MR. MCCORMACK: Well, on the last part of your question, I'm not going to get into specifics. There are a lot of -- number of diplomatic levers that are available to the international community, both acting as a community, as groups of nations and as individual nations. So I would expect that the P-5 + 1 member ministers represented at the Berlin meeting are going to have a discussion about their thoughts about what the medium and long term will hold. But ultimately the key to resolving this is the Iranian regime making a decision to change its behavior, to suspend its uranium enrichment programs, to seek to engage the international community in a serious manner, and to come back into the mainstream of the nonproliferation framework.

Right now this regime has taken Iran far outside that mainstream. They have isolated Iran and the Iranian people from the rest of the world. We see that right now just by the fact that we have -- are having these discussions about a presidential statement up in New York. The reason why we are having those discussions is repeatedly, over the course of many years, the Iranian regime has deceived the international community. The Iranian regime has lied to the international community about the nature of its nuclear program. It is, we believe, seeking to develop a nuclear weapon under the cover of a peaceful nuclear program; that is an abrogation of its Nonproliferation Treaty obligations and it is also an abrogation of commitments it has made to individual members of the international community.

So what the international community did at the Board of Governors was said: Enough -- we are going to hold you to account and one of the ways we are going to do that is we're -- this is issue is going to be sent to the Security Council. And that's where the issue resides at the moment. We're working very hard with other members of the Security Council on a presidential statement and this presidential statement will send a strong clear message to the Iranian regime that the international community is united in its demand that Iran come back into compliance with its Nonproliferation Treaty obligations.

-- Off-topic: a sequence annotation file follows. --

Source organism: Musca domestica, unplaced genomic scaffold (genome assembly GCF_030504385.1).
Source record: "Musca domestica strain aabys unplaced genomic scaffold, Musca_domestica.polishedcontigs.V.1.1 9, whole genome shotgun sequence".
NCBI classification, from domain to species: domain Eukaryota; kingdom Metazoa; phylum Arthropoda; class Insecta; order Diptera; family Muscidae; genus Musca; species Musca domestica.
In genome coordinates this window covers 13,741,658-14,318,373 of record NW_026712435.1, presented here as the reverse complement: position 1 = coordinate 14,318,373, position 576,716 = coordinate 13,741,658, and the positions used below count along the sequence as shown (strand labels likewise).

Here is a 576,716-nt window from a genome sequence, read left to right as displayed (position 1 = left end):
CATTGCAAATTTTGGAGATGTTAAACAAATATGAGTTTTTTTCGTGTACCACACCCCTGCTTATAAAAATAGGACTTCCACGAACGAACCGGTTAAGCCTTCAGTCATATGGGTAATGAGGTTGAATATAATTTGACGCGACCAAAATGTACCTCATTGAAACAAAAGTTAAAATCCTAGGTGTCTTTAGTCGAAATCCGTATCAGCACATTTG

And just one brief update for you on that, the Secretary just spoke with Foreign Minister Lavrov on this issue. They did make some progress regarding the language. There have been two meetings already up in New York among the Security Council members and I would expect that there's probably going to be at least one more today. They're working on it -- they have been working on it hard.

We all know that these questions of working out specific language in these multilateral fora take time. And the reason why it takes time in this particular case is because the issue is so serious and we understand that. We understand that people want to take time and look at this statement very carefully because it has meaning. We also, on the other hand, are urging the Security Council members to move forward because while it is an important -- it is an important issue, they need to move forward on this presidential statement and we're hopeful that we will be able to get a presidential statement today or in the next couple of days. If it -- I don't expect it -- it was not planned to be the main topic of conversation at the Berlin meeting. We'll see if it is something that they still need to discuss. We are hopeful that we'll be able to resolve any differences over the language in the next day.

QUESTION: When did the Secretary speak to the Foreign Minister Lavrov?

MR. MCCORMACK: Just a minute a go, within the past hour.

QUESTION: Today. So it's the third time in a few days.

MR. MCCORMACK: At least the second time. I have lost count of the various phone calls.

QUESTION: Okay. I have a question about the Foreign Minister Lavrov. He said today that any ideas about the coercive forceful solution to the issue of nuclear -- Iranian nuclear program are highly counterproductive. So do you think it would -- it will help for the (inaudible) you will have in Germany?

MR. MCCORMACK: Again, we're working right now up in New York to come to agreement on a presidential statement and we're hopeful that we'll be able to come to agreement in the next day. And on the issue of force, we've made it very clear that we're working on a diplomatic --

QUESTION: It's not force -- it's coercive forceful solution. So it can mean sanctions, it's not really military. It's not as precise as the military --

MR. MCCORMACK: Well, there are a number of different levers at the disposal of the international community. We are -- in seeking a presidential statement at the Security Council, seeking to use one of those levers -- a presidential statement. And we hope the fact that Iran finds itself in the spotlight of the international community, the subject of discussion, that that will bring more pressure to bear on the regime so that it will change its behavior, so that it will walk back its nuclear program. It will suspend uranium enrichment activities and that it will re-engage the international community in serious discussions. If the Iranians, after a presidential statement, choose not to pursue a policy of engagement in cooperation with the international community and insist upon continuing a strategy of confrontation, then the international community will have to take a look at what steps are next.